Rachel Sterne is Chief Digital Officer for the City of New York, where she focuses on the City’s digital media strategy. You can follow her on Twitter @RachelSterne or follow the City @nycgov
Today is the last day to sign up for Reinvent NYC.GOV, the City’s first-ever hackathon. Civic-minded designers and developers who want to help improve NYC government are encouraged to apply at: reinventnycgov.com
Why have we decided to invite the best and brightest of NYC’s tech community to help us improve NYC.gov? Here’s the backstory.
Improving Our Digital Footprint
When we asked New Yorkers for their input on New York City’s “Road Map for the Digital City,” one of the biggest topics of feedback was NYC.gov, the City government’s main digital presence.
Some New Yorkers praised the scope of information offered and ability to pay bills and look up records online. Others suggested we had room for improvement. Comments included: “NYC.gov is a little hard to navigate/search,” “NYC.gov could use a refresh” and “NYC.gov is just too unwieldy.” The refrain was clear: The site was muddy, but we had an opportunity to make NYC.gov more cohesive and user-centric while integrating it with different communication channels in social media.
Last week, New York City Government and General Assembly announced Reinvent NYC.GOV, our first-ever hackathon to help solve this challenge in an open, transparent, participatory environment.
Taking place July 30 to 31 at entrepreneurship-focused community learning space General Assembly, it’s an important step in our our Road Map to realize NYC’s digital potential. Here are a few reasons why we’re doing it:
Why NYC Is Hosting a Hackathon
- 1. It will bridge sectors and connect the government and technology communities around a shared challenge.
- 2. It will encourage collaborative problem-solving and a more open government. We’ve invited developers to share their ideas for improving a major digital “public space.” NYC.gov has almost as many visitors each year as Central Park and should be similarly cared for.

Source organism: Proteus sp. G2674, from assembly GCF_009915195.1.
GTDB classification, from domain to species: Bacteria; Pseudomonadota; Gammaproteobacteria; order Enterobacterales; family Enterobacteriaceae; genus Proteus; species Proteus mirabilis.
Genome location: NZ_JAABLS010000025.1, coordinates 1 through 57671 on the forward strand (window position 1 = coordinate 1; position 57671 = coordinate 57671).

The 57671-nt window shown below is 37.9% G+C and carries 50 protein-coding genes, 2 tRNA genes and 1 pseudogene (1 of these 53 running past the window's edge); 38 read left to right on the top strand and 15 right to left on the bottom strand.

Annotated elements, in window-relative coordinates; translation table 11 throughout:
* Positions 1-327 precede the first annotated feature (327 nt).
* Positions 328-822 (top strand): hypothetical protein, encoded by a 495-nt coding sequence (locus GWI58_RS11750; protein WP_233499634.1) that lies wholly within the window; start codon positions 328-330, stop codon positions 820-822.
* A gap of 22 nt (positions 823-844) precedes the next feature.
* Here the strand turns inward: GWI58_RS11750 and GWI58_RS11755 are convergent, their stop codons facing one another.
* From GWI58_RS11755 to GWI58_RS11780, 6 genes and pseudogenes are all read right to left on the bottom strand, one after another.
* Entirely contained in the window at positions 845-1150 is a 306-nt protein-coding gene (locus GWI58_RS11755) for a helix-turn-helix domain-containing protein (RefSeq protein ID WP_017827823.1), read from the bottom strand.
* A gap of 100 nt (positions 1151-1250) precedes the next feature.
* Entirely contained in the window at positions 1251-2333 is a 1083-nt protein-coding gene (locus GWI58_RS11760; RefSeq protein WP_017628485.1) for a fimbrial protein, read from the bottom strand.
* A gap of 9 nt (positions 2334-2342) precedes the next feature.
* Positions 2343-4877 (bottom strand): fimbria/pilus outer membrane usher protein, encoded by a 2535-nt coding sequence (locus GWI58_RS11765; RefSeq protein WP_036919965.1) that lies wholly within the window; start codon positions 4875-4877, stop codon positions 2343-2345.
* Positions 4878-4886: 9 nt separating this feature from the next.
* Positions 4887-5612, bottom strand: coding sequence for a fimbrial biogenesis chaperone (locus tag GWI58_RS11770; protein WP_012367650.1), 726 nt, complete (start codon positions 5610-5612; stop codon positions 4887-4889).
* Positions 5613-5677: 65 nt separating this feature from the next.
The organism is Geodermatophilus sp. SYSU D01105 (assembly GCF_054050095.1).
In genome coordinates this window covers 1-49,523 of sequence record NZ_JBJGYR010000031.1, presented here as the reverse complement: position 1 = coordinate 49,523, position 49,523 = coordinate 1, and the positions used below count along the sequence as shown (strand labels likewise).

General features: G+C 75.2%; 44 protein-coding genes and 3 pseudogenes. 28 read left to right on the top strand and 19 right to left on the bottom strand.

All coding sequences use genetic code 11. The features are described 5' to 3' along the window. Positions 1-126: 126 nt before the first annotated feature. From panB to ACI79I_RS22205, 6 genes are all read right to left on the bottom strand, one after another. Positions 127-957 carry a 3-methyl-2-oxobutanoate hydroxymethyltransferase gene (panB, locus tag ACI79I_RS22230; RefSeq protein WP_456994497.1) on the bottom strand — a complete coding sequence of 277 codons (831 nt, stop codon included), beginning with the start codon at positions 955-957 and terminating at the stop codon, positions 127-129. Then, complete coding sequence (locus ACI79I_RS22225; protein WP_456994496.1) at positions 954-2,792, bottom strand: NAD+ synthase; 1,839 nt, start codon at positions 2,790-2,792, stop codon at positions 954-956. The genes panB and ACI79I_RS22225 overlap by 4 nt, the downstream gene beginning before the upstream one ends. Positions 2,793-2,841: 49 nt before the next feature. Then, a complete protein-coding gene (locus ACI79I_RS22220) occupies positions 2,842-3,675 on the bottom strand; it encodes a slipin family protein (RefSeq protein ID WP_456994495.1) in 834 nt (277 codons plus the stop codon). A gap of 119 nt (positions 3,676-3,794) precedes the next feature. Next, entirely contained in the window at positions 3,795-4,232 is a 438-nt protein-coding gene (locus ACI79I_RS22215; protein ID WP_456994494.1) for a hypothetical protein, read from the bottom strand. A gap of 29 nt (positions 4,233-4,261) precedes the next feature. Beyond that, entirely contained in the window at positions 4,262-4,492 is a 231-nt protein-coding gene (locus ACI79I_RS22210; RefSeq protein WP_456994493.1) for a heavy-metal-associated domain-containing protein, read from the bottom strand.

- 3. It will create a mechanism for the public to share feedback and ideas for a website that exists to serve them.
- 4. It can serve as a model for other governments, helping to affect national and international change.
- 5. It will introduce creative and innovative concepts that could help to evolve NYC.gov to be more efficient and effective in serving and empowering New Yorkers.
- 6. It will provide both individuals and teams with face-to-face access to the City’s decision makers.
- 7. It creates a precedent and platform for evolving government through open innovation and participation.
- 8. It will serve as the first step in a transparent design process. We want to gather as much input as possible. This is a way to move quickly to achieve our goals.
- 9. It helps remove subjectivity from the design process by clearly showing what the public wants and needs.
- 10. It equips developers with the internal data they need to make user experience decisions, such as analytics, as well as support from our tech partners, including DonorsChoose, ExpertLabs, Facebook,Foursquare, Google, Meetup and YouTube.
We think this model is an important part of New York City’s digital Road Map and feel that it can be an effective piece for other cities, as well. What are your ideas for the future of NYC.gov? Tell us in the comments below or tweet using the hashtag #reinventnycgov
*cough* @Apps4MetroChicago *cough* *cough*
Wait, aren’t you just pasting an article written by Rachel Sterne for Mashable? I’ve cross-posted on Govloop before, but only when the articles were my own. A better approach would be to reference an article posted elsewhere, then post your own thoughts or recap.
But what if I’m not a writer and have no articles of my own? What if my thought aren’t fully developed yet but I was want to pass on something that might spark interest in a conversation?
In that case, people usually link to the article (or copy a brief excerpt and then link to the article), and write that you think it is interesting because of x,y,z and invite others to share their comments. Copying an article posted in another publication in its entirety is typically asking for trouble in terms of copyright, so even news organizations don’t do it.
You mean it’s illegal?
I got an email that said my post was featured on GovLoop so I think they’re not worried about me violating copy right.
It always depends how much of the article you use and what publication it’s from. Read more about copyright law to educate yourself, but here’s Mashable’s own policy: “Use of a logo, or more than a line or two of copy, is often illegal without the consent of the publisher and adherence to specific guidelines.” http://www.mashablereprints.com/faqs/
Thanks! What do you think about what is called Copy Left?
It’s worth mentioning this “hackathon” up at the CVC tonight with Cantor and Hoyer: http://www.eventbrite.com/event/2524336358